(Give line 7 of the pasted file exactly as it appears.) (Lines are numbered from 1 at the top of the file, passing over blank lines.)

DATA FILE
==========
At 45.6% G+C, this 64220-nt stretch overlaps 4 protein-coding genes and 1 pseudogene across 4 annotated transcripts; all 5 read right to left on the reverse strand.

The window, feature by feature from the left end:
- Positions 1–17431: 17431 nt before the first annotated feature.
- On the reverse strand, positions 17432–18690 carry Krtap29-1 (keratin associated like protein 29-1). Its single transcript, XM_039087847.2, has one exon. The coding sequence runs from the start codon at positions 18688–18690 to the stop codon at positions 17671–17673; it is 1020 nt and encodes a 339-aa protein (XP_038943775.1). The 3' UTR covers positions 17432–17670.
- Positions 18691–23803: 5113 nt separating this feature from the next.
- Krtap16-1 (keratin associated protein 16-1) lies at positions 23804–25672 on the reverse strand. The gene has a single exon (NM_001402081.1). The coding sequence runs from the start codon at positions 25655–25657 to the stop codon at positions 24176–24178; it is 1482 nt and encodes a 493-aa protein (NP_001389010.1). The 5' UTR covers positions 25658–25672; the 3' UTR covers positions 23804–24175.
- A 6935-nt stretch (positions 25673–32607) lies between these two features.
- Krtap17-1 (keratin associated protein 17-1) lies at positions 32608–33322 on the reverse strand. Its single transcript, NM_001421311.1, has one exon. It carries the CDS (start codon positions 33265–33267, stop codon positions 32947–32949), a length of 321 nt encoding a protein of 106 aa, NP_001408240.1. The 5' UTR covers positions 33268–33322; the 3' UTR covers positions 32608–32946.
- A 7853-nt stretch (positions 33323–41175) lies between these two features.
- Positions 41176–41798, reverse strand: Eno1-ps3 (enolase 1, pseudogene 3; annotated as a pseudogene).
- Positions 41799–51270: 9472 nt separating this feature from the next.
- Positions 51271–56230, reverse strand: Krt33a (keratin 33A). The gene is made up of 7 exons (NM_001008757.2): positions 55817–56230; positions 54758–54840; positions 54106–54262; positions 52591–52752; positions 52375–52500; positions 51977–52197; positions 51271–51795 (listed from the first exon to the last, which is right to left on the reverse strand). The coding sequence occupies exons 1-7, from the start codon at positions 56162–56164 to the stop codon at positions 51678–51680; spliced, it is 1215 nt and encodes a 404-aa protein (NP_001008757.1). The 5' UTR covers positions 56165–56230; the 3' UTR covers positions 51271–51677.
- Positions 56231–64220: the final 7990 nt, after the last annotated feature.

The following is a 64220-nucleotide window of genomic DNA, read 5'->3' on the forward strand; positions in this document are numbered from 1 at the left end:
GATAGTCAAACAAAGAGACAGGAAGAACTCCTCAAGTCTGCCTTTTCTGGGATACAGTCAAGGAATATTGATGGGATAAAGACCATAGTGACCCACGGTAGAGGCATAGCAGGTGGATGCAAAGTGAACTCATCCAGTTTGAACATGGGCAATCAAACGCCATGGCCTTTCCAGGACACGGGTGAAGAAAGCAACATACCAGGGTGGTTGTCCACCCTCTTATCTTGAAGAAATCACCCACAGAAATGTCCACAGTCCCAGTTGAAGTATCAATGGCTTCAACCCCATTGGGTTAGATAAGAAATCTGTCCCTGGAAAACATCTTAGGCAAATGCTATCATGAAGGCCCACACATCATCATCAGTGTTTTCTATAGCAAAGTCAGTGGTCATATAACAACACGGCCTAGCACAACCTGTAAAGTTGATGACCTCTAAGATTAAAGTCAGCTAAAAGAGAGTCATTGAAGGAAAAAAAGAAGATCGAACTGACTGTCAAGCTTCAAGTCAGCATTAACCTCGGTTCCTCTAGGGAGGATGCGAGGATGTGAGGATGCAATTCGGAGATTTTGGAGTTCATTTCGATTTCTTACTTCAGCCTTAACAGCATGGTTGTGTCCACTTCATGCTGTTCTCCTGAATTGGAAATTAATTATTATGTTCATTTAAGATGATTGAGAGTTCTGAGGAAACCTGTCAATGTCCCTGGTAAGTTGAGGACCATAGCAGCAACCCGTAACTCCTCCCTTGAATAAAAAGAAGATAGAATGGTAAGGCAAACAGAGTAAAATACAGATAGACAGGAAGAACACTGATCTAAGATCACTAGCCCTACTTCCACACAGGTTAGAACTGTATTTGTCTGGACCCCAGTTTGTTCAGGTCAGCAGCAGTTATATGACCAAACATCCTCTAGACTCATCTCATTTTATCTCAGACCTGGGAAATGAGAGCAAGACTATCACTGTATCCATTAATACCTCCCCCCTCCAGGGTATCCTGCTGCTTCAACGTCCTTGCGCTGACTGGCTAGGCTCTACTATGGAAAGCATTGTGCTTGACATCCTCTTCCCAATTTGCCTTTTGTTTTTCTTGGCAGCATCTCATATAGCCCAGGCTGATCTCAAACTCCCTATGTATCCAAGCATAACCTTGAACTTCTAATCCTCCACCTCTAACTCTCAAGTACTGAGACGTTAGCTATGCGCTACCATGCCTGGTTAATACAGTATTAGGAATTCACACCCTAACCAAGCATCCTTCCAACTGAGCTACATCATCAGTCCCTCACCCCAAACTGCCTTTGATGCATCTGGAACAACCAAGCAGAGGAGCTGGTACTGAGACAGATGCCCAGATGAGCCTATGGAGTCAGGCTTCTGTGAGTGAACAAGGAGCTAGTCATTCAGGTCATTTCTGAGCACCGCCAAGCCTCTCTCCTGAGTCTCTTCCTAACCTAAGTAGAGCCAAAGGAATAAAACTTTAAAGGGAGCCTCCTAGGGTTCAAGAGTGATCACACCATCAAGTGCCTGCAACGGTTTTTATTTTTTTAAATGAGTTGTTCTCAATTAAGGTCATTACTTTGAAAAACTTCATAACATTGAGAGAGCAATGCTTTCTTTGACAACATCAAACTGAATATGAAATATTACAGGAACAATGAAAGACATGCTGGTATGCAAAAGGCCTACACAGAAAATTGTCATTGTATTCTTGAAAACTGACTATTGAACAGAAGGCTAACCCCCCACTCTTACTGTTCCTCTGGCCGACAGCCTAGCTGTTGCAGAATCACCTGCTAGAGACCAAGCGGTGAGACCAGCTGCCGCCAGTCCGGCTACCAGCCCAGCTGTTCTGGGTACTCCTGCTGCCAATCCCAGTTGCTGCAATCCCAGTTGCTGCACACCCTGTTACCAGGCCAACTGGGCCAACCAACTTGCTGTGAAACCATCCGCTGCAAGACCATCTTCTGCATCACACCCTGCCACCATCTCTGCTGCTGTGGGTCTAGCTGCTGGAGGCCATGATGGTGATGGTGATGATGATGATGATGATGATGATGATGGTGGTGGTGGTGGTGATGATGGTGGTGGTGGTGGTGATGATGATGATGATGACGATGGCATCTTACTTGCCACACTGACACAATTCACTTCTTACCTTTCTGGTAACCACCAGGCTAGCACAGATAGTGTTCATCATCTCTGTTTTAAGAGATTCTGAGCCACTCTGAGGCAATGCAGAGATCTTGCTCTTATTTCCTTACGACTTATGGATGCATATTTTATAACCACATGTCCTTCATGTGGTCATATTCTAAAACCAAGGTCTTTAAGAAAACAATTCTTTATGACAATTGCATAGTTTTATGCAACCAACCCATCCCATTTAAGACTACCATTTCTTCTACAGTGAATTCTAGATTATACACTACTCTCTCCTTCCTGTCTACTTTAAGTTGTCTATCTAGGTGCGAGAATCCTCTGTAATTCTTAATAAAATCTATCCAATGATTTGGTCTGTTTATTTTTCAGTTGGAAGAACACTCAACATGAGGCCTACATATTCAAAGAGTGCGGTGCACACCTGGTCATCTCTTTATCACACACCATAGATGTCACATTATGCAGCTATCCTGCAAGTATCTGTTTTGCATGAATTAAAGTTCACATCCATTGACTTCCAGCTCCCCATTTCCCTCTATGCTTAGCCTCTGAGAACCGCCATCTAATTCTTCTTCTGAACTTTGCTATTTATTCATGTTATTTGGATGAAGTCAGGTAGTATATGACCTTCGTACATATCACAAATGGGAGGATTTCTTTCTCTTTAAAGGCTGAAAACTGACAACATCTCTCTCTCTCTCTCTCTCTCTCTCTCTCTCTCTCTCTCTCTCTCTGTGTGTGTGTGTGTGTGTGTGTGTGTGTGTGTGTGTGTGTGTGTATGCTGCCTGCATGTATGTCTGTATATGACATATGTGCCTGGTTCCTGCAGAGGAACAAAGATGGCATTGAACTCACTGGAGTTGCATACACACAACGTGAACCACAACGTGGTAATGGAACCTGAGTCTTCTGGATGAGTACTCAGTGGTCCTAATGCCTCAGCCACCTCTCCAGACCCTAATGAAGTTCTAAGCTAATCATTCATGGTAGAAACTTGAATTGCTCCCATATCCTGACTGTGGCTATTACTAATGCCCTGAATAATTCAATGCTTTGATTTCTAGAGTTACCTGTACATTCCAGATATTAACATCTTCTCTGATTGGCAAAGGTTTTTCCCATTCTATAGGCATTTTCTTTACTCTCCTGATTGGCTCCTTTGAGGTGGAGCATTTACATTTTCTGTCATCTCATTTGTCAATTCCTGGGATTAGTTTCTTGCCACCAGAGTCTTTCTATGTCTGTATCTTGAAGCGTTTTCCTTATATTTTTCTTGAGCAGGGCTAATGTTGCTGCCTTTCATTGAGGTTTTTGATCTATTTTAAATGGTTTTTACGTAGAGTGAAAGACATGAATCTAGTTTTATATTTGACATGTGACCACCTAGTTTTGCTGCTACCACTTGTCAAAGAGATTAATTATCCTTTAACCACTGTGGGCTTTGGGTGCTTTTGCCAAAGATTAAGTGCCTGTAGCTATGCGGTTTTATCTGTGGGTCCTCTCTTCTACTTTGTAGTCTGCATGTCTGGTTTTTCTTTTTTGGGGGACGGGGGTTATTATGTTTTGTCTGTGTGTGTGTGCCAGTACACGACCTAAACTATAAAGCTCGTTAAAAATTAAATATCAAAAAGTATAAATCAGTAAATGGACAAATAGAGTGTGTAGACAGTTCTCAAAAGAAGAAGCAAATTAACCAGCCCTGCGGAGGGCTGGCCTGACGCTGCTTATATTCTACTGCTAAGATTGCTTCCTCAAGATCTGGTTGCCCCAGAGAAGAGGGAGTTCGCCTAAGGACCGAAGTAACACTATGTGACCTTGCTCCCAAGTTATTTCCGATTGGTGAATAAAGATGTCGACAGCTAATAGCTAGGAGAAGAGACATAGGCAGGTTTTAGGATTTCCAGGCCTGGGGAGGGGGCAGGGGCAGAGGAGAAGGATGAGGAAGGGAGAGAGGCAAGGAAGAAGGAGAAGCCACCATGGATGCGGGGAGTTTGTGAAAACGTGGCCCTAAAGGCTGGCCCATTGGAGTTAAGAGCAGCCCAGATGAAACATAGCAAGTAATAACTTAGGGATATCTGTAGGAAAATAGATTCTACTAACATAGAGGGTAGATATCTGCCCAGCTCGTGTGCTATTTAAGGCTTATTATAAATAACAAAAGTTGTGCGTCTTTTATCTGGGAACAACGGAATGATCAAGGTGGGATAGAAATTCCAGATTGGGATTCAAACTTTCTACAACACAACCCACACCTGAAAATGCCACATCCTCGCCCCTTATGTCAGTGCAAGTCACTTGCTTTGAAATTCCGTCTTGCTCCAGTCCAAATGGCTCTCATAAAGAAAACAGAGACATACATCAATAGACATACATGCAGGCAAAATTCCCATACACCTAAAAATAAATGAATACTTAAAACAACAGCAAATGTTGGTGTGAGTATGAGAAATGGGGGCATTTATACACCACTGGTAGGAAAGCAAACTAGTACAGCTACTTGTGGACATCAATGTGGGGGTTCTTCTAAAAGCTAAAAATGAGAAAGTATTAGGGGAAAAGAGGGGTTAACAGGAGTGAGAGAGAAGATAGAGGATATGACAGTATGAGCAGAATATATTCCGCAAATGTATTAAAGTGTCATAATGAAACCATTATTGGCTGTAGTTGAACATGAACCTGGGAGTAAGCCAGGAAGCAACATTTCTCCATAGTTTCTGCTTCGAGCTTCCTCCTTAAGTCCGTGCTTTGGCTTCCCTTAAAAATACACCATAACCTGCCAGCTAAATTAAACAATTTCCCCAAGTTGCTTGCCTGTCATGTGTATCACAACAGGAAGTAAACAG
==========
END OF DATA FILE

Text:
- A 6935-nt stretch (positions 25673–32607) lies between these two features.